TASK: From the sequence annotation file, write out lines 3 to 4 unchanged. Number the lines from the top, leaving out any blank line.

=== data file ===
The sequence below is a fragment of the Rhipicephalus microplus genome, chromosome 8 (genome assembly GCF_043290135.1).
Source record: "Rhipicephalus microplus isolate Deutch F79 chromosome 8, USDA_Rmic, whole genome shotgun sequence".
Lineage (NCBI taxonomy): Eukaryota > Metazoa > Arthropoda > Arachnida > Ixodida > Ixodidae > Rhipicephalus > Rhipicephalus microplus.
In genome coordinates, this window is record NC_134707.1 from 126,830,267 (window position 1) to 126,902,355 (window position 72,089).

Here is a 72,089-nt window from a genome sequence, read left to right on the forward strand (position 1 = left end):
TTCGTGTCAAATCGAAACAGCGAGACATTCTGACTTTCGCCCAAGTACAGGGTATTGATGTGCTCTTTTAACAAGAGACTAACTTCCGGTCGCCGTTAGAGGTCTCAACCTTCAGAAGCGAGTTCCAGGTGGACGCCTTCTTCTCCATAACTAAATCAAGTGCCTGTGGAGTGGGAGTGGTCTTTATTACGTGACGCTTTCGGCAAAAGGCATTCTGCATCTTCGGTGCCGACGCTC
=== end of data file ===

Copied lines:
Lineage (NCBI taxonomy): Eukaryota > Metazoa > Arthropoda > Arachnida > Ixodida > Ixodidae > Rhipicephalus > Rhipicephalus microplus.
In genome coordinates, this window is record NC_134707.1 from 126,830,267 (window position 1) to 126,902,355 (window position 72,089).